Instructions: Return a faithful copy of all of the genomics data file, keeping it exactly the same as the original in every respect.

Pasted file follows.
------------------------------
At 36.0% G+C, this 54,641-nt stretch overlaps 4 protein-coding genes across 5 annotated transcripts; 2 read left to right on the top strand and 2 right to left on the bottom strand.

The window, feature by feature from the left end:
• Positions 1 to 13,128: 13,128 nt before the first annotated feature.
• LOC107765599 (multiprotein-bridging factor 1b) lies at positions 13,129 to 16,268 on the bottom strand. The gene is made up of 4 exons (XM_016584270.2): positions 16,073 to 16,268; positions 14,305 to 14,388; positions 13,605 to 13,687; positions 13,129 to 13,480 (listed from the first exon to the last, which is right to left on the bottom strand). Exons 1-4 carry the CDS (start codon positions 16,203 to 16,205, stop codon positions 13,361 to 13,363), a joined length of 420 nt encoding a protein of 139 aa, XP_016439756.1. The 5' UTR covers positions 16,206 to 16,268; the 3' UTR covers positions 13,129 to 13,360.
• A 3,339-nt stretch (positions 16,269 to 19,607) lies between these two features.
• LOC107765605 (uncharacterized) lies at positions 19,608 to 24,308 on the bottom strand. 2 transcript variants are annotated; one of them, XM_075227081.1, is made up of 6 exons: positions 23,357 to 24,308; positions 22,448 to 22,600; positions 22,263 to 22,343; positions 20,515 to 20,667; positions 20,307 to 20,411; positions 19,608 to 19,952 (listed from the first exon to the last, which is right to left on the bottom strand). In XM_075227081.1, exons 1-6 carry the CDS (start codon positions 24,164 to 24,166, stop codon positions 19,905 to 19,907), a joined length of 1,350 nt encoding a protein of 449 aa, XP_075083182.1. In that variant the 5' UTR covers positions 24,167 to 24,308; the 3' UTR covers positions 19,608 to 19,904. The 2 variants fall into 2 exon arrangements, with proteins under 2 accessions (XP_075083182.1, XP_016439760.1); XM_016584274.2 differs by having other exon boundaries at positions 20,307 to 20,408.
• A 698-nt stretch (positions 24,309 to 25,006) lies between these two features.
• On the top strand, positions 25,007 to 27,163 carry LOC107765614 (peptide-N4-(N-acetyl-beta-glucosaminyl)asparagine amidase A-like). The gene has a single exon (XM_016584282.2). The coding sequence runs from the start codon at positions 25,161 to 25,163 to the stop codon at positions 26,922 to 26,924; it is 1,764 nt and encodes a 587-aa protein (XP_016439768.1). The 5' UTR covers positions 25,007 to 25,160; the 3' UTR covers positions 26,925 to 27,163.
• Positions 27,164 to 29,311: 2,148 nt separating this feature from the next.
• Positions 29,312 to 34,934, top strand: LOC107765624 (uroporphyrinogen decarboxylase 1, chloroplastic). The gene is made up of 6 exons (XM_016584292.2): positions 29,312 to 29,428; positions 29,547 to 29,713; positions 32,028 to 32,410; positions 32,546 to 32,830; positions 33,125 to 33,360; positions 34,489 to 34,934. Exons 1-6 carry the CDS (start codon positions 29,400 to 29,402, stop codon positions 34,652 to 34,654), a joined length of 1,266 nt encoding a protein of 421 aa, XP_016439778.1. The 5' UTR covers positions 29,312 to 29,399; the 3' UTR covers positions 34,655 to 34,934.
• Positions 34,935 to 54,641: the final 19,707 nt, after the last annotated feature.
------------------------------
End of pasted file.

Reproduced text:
At 36.0% G+C, this 54,641-nt stretch overlaps 4 protein-coding genes across 5 annotated transcripts; 2 read left to right on the top strand and 2 right to left on the bottom strand.

The window, feature by feature from the left end:
• Positions 1 to 13,128: 13,128 nt before the first annotated feature.
• LOC107765599 (multiprotein-bridging factor 1b) lies at positions 13,129 to 16,268 on the bottom strand. The gene is made up of 4 exons (XM_016584270.2): positions 16,073 to 16,268; positions 14,305 to 14,388; positions 13,605 to 13,687; positions 13,129 to 13,480 (listed from the first exon to the last, which is right to left on the bottom strand). Exons 1-4 carry the CDS (start codon positions 16,203 to 16,205, stop codon positions 13,361 to 13,363), a joined length of 420 nt encoding a protein of 139 aa, XP_016439756.1. The 5' UTR covers positions 16,206 to 16,268; the 3' UTR covers positions 13,129 to 13,360.
• A 3,339-nt stretch (positions 16,269 to 19,607) lies between these two features.
• LOC107765605 (uncharacterized) lies at positions 19,608 to 24,308 on the bottom strand. 2 transcript variants are annotated; one of them, XM_075227081.1, is made up of 6 exons: positions 23,357 to 24,308; positions 22,448 to 22,600; positions 22,263 to 22,343; positions 20,515 to 20,667; positions 20,307 to 20,411; positions 19,608 to 19,952 (listed from the first exon to the last, which is right to left on the bottom strand). In XM_075227081.1, exons 1-6 carry the CDS (start codon positions 24,164 to 24,166, stop codon positions 19,905 to 19,907), a joined length of 1,350 nt encoding a protein of 449 aa, XP_075083182.1. In that variant the 5' UTR covers positions 24,167 to 24,308; the 3' UTR covers positions 19,608 to 19,904. The 2 variants fall into 2 exon arrangements, with proteins under 2 accessions (XP_075083182.1, XP_016439760.1); XM_016584274.2 differs by having other exon boundaries at positions 20,307 to 20,408.
• A 698-nt stretch (positions 24,309 to 25,006) lies between these two features.
• On the top strand, positions 25,007 to 27,163 carry LOC107765614 (peptide-N4-(N-acetyl-beta-glucosaminyl)asparagine amidase A-like). The gene has a single exon (XM_016584282.2). The coding sequence runs from the start codon at positions 25,161 to 25,163 to the stop codon at positions 26,922 to 26,924; it is 1,764 nt and encodes a 587-aa protein (XP_016439768.1). The 5' UTR covers positions 25,007 to 25,160; the 3' UTR covers positions 26,925 to 27,163.
• Positions 27,164 to 29,311: 2,148 nt separating this feature from the next.
• Positions 29,312 to 34,934, top strand: LOC107765624 (uroporphyrinogen decarboxylase 1, chloroplastic). The gene is made up of 6 exons (XM_016584292.2): positions 29,312 to 29,428; positions 29,547 to 29,713; positions 32,028 to 32,410; positions 32,546 to 32,830; positions 33,125 to 33,360; positions 34,489 to 34,934. Exons 1-6 carry the CDS (start codon positions 29,400 to 29,402, stop codon positions 34,652 to 34,654), a joined length of 1,266 nt encoding a protein of 421 aa, XP_016439778.1. The 5' UTR covers positions 29,312 to 29,399; the 3' UTR covers positions 34,655 to 34,934.
• Positions 34,935 to 54,641: the final 19,707 nt, after the last annotated feature.